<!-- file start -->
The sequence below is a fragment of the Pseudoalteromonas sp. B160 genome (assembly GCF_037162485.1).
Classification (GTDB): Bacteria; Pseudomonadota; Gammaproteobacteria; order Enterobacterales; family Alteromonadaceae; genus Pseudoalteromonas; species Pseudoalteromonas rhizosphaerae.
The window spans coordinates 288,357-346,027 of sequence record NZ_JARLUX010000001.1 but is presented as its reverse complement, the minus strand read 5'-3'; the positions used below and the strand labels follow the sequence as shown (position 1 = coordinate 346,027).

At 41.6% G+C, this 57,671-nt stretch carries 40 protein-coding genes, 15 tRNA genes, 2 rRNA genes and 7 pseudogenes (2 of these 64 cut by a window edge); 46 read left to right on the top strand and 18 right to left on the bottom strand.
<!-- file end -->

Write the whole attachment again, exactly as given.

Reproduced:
The sequence below is a fragment of the Pseudoalteromonas sp. B160 genome (assembly GCF_037162485.1).
Classification (GTDB): Bacteria; Pseudomonadota; Gammaproteobacteria; order Enterobacterales; family Alteromonadaceae; genus Pseudoalteromonas; species Pseudoalteromonas rhizosphaerae.
The window spans coordinates 288,357-346,027 of sequence record NZ_JARLUX010000001.1 but is presented as its reverse complement, the minus strand read 5'-3'; the positions used below and the strand labels follow the sequence as shown (position 1 = coordinate 346,027).

At 41.6% G+C, this 57,671-nt stretch carries 40 protein-coding genes, 15 tRNA genes, 2 rRNA genes and 7 pseudogenes (2 of these 64 cut by a window edge); 46 read left to right on the top strand and 18 right to left on the bottom strand.